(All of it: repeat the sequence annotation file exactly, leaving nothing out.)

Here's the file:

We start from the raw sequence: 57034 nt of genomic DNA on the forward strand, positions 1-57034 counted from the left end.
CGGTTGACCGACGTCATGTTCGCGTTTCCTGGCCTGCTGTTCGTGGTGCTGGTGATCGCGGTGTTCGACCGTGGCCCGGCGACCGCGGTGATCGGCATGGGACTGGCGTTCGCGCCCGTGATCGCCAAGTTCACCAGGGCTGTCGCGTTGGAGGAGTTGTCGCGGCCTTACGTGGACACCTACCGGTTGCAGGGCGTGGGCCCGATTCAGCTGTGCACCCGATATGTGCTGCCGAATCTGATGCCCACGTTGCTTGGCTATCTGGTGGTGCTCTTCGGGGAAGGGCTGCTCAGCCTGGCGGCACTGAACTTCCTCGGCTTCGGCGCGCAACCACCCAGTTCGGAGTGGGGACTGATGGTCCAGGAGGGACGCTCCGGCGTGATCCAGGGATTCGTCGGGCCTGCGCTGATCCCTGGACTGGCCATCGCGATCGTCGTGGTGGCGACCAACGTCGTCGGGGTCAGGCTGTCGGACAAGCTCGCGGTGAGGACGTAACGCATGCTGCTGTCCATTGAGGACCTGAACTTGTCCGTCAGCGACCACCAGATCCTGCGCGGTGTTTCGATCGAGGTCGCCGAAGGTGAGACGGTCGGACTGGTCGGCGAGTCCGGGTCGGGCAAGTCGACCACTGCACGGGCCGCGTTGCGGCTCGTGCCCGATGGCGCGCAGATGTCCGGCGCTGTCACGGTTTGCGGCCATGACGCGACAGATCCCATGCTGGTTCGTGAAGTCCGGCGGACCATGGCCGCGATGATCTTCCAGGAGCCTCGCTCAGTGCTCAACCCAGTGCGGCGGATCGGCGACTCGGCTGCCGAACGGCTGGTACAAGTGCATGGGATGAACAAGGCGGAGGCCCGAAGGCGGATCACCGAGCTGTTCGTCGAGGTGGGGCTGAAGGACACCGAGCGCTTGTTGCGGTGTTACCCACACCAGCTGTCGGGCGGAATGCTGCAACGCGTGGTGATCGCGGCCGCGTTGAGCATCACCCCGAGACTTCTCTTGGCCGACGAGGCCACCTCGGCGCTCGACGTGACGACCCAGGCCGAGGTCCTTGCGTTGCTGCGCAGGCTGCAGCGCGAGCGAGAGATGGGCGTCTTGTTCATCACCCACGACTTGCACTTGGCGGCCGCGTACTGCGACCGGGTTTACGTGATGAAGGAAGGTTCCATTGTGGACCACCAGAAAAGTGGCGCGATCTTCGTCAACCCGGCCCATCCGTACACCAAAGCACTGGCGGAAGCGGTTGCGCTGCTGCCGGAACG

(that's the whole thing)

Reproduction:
We start from the raw sequence: 57034 nt of genomic DNA on the forward strand, positions 1-57034 counted from the left end.
CGGTTGACCGACGTCATGTTCGCGTTTCCTGGCCTGCTGTTCGTGGTGCTGGTGATCGCGGTGTTCGACCGTGGCCCGGCGACCGCGGTGATCGGCATGGGACTGGCGTTCGCGCCCGTGATCGCCAAGTTCACCAGGGCTGTCGCGTTGGAGGAGTTGTCGCGGCCTTACGTGGACACCTACCGGTTGCAGGGCGTGGGCCCGATTCAGCTGTGCACCCGATATGTGCTGCCGAATCTGATGCCCACGTTGCTTGGCTATCTGGTGGTGCTCTTCGGGGAAGGGCTGCTCAGCCTGGCGGCACTGAACTTCCTCGGCTTCGGCGCGCAACCACCCAGTTCGGAGTGGGGACTGATGGTCCAGGAGGGACGCTCCGGCGTGATCCAGGGATTCGTCGGGCCTGCGCTGATCCCTGGACTGGCCATCGCGATCGTCGTGGTGGCGACCAACGTCGTCGGGGTCAGGCTGTCGGACAAGCTCGCGGTGAGGACGTAACGCATGCTGCTGTCCATTGAGGACCTGAACTTGTCCGTCAGCGACCACCAGATCCTGCGCGGTGTTTCGATCGAGGTCGCCGAAGGTGAGACGGTCGGACTGGTCGGCGAGTCCGGGTCGGGCAAGTCGACCACTGCACGGGCCGCGTTGCGGCTCGTGCCCGATGGCGCGCAGATGTCCGGCGCTGTCACGGTTTGCGGCCATGACGCGACAGATCCCATGCTGGTTCGTGAAGTCCGGCGGACCATGGCCGCGATGATCTTCCAGGAGCCTCGCTCAGTGCTCAACCCAGTGCGGCGGATCGGCGACTCGGCTGCCGAACGGCTGGTACAAGTGCATGGGATGAACAAGGCGGAGGCCCGAAGGCGGATCACCGAGCTGTTCGTCGAGGTGGGGCTGAAGGACACCGAGCGCTTGTTGCGGTGTTACCCACACCAGCTGTCGGGCGGAATGCTGCAACGCGTGGTGATCGCGGCCGCGTTGAGCATCACCCCGAGACTTCTCTTGGCCGACGAGGCCACCTCGGCGCTCGACGTGACGACCCAGGCCGAGGTCCTTGCGTTGCTGCGCAGGCTGCAGCGCGAGCGAGAGATGGGCGTCTTGTTCATCACCCACGACTTGCACTTGGCGGCCGCGTACTGCGACCGGGTTTACGTGATGAAGGAAGGTTCCATTGTGGACCACCAGAAAAGTGGCGCGATCTTCGTCAACCCGGCCCATCCGTACACCAAAGCACTGGCGGAAGCGGTTGCGCTGCTGCCGGAACG